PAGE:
Today’s installment in the recurring “Why Chris Claremont’s run on Uncanny X-Men was so groundbreaking”: The mutants-as-oppressed-minority metaphor, and why it works!
Lots of writers — both before Claremont and after — got the concept of “mutants as stand-in for an actual oppressed minority,” but they were also really clumsy about it. Re-reading Claremont’s run, where he’s pushing boundaries in a way that is genuinely uncomfortable, and then jumping over to Scott Lobdell’s (who followed him on the series), it’s a night-and-day difference. Claremont made sure that the metaphor was always a metaphor — that he may be using the word “mutant,” but he meant the much uglier words that people use.
In Lobdell’s hands, that distinction was lost — there’s this scene at the beginning of his run where he has Professor Xavier giving a speech about race, and you could almost believe that the writer actually thinks mutants are being oppressed in the real world. It’s — weird.
But I digress. The thing that makes Claremont’s use of language in these panels up there work — and I recognize that it may not work for everyone — is that he intrinsically ties all of these real-world groups to mutants, not the other way around. So if you’re a kid reading X-Men and you keep reading about how anti-mutant hate is this horrible prejudice that is destroying the lives of your favorite characters, and then he has Kitty Pryde say, “Yeah, and the words ‘nigger’ and ‘faggot’ are just as bad,” it sends a message. And that message isn’t, “Man, this imaginary race has it really bad!”A lesser writer would have traded on existing prejudices in order to make the struggles of the X-Men seem more real (as Lobdell, who actually was a very good writer in a lot of ways, did); Claremont traded on the X-Men to give his readers things to think about.
But it goes beyond the mutant-as-metaphor thing. It’s true that in the main Uncanny X-Men title, Claremont’s record of inclusiveness isn’t exactly inspiring — of the 7 heroes he created to join the team, only two (Forge and Jubilee) are characters of color (note: a character with white parents who has blue skin doesn’t count as “of color”). He did much better on New Mutants, where a full half of the team was made up of non-white characters. But what he did get right is that he treated his non-white characters with respect.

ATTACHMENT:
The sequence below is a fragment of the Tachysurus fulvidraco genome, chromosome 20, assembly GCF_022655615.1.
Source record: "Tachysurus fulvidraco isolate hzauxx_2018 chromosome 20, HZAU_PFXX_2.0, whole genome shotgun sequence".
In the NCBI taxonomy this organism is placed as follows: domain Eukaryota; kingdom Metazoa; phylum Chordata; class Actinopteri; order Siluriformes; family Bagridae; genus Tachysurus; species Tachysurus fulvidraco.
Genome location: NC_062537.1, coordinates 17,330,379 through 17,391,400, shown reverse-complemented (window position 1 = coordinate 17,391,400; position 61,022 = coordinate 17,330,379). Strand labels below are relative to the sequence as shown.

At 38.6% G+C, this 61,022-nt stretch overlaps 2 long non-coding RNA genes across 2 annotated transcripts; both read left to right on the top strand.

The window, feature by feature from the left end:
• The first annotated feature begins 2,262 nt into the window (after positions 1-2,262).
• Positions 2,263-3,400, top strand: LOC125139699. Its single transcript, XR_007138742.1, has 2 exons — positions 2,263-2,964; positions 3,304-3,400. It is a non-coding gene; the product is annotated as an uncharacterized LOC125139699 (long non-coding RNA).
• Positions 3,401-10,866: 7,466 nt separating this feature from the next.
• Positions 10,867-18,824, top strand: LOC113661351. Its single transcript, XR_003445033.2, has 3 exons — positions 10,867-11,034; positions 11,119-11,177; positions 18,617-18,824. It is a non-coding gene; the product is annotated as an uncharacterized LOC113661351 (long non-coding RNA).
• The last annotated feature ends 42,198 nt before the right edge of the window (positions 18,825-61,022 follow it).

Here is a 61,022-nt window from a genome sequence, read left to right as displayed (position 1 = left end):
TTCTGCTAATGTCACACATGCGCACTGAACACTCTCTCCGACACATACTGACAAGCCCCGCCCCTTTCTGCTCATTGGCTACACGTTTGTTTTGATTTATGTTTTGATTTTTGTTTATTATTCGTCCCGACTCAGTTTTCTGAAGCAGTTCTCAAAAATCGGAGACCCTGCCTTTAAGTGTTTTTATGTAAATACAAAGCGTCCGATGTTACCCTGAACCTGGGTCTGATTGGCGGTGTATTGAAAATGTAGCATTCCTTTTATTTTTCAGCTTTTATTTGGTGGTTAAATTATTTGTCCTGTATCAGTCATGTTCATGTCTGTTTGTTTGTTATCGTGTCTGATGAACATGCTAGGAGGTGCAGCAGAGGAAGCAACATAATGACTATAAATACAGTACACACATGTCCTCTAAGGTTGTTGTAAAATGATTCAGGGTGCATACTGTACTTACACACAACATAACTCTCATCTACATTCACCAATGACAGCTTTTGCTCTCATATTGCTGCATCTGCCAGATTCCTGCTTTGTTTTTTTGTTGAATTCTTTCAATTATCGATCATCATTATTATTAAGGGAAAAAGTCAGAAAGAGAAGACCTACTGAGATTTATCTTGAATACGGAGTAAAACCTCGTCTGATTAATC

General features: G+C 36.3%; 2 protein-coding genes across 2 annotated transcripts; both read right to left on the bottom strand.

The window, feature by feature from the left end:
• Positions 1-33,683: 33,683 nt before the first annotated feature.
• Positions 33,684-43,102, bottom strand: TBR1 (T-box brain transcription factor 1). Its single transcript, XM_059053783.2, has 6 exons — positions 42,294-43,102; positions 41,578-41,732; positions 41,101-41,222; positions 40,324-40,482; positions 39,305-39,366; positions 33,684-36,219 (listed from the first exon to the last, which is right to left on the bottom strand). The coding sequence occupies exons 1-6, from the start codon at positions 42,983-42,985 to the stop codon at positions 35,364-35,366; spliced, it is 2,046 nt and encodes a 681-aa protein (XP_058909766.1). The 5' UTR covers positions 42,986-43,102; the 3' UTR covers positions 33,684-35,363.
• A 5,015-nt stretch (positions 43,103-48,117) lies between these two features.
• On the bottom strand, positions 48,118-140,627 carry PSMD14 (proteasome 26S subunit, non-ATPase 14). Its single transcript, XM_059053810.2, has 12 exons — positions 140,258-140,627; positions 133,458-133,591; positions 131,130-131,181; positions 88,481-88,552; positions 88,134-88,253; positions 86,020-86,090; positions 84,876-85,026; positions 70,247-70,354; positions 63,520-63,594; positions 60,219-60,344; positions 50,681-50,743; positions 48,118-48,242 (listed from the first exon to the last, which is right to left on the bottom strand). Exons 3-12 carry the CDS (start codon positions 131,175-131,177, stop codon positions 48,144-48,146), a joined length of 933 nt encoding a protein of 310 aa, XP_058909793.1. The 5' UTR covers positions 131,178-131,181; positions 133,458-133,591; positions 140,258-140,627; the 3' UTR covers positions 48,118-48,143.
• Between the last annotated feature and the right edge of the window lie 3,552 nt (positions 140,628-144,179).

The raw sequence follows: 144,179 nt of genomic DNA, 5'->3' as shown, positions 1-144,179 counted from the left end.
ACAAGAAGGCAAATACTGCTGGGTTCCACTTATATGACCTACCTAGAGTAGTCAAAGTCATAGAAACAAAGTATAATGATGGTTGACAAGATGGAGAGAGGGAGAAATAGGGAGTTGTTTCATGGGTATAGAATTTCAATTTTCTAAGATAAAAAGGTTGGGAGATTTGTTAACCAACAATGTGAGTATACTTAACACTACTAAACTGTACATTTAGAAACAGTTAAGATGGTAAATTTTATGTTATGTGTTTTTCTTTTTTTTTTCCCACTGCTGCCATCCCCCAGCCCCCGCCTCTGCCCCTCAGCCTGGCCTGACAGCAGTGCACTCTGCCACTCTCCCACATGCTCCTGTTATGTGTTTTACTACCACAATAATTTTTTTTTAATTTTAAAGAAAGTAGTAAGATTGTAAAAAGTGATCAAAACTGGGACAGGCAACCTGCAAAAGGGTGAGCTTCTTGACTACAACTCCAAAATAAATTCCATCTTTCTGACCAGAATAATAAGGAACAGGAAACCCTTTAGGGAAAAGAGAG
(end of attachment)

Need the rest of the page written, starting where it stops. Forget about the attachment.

Claremont’s run included a number of American Indian characters — Forge, Mirage, and Thunderbird — and they’re never portrayed as characters from the same monolithic culture, or stereotypes of that culture. Forge is Tsitsistas Cheyenne, but he lives in a skyscraper, fought in Vietnam, and is the most technologically competent character in the series; Dani Moonstar is Sutaio Cheyenne, and she’s as happy at the mall as she is with her horses; even Thunderbird (the second one), who is described as an “Apache warrior” throughout the series, has friends and interests that are broader than simply his ethnicity. (Contrast that with Marvel marrying off Storm and the Black Panther, saying that they knew each other as kids because they’re both “from Africa.”)
Claremont wasn’t perfect on race issues, by any means. Nobody is. He could have included a lot more characters of color on the main team (the series was 25 years old, and Claremont had left the book, before the X-Men got their first black man); had a weird tendency to turn existing white characters, like Psylocke, Sharon Friedlander, and Tom Corsi, into characters of color by magic instead of creating ones who were actually part of the culture; and he could get preachy and strain his metaphor, sometimes. But he was a hell of a lot more effective at writing thoughtfully about race in X-Men than anyone else working in his medium at the time.